9. Equality

It’s something stated in NASW’s Code of Ethics, but ensuring equality is an essential part of a social worker’s role. It’s an issue that pervades nearly all of the issues already presented—whether it’s related to finances or access to resources. It’s also become painfully more relevant as the COVID-19 pandemic impacts marginalized communities at higher rates both economically and medically Obtaining equality in America is a big picture issue that social workers have been and will continue to be dedicated to addressing.

Taking Action

At Yeshiva University, we know the importance of training social workers with the skills to address and advocate for the big and small issues impacting their communities and others.At Yeshiva University, we know the importance of training social workers with the skills and insights to work alongside any community. Our online Master of Social Work is CSWE accredited, and our innovative virtual learning environment, The Heights, provides students with real-world scenarios to help them gain experience in a number of different environments. Apply today and learn how you can make a greater impact.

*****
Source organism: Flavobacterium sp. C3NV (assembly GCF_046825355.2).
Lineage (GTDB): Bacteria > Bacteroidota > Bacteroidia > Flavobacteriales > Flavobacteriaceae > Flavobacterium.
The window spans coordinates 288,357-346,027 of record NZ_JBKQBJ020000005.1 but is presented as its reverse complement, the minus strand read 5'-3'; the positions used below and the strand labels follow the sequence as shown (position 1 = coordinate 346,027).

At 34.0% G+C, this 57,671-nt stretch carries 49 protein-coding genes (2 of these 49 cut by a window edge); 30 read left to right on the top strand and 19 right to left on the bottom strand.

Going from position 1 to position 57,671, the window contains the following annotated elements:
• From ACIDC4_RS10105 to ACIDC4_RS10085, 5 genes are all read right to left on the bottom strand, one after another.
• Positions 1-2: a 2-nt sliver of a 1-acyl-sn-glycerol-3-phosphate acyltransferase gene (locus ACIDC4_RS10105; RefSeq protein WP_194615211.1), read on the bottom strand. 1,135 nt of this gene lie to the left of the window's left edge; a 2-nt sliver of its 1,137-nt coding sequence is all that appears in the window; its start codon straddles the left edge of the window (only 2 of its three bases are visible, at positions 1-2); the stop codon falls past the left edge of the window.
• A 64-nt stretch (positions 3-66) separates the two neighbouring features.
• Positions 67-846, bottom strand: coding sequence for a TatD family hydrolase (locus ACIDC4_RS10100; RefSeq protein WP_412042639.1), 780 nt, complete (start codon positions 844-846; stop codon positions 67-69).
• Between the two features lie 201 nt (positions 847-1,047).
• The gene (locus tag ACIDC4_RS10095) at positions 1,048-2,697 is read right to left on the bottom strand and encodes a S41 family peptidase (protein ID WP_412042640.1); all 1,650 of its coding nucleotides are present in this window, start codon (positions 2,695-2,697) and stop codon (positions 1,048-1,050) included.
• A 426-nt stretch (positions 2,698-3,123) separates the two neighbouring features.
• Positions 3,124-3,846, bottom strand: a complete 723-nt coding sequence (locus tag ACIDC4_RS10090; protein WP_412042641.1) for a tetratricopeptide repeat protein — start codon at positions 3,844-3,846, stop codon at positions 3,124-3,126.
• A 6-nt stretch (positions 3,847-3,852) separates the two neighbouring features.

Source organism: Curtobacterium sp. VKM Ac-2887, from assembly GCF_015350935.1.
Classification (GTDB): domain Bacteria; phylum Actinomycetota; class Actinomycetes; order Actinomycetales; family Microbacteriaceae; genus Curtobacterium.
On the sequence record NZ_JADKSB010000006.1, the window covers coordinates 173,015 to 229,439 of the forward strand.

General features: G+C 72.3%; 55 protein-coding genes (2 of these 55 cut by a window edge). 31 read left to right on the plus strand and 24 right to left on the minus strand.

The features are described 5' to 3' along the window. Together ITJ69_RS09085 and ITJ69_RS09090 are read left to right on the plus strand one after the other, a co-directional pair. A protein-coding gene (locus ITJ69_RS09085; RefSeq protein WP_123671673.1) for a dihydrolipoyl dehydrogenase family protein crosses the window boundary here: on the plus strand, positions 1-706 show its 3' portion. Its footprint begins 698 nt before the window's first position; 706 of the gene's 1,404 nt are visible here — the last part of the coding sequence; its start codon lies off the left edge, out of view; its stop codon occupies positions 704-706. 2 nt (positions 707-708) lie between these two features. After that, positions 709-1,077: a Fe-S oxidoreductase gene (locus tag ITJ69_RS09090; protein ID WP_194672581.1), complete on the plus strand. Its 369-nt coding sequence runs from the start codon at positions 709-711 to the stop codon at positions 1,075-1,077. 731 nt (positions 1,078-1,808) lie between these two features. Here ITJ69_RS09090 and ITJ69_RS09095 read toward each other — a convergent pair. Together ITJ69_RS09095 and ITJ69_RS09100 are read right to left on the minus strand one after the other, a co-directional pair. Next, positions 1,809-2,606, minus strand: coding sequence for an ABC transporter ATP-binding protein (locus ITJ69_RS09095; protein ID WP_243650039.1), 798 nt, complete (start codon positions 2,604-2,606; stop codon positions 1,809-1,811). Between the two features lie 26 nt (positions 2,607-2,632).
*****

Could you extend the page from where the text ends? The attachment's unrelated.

1. Retrieved on February 13, 2020 from socialworkers.org/Advocacy/Social-Justice/Increasing-Voter-Participation
  2. Retrieved on February 24, 2020 from aclu.org/issues/voting-rights
  3. Molnár, P.K., Bitz, C.M., Holland, M.M. et al. Fasting season length sets temporal limits for global polar bear persistence. Nat. Clim. Chang. (2020). doi.org/10.1038/s41558-020-0818-9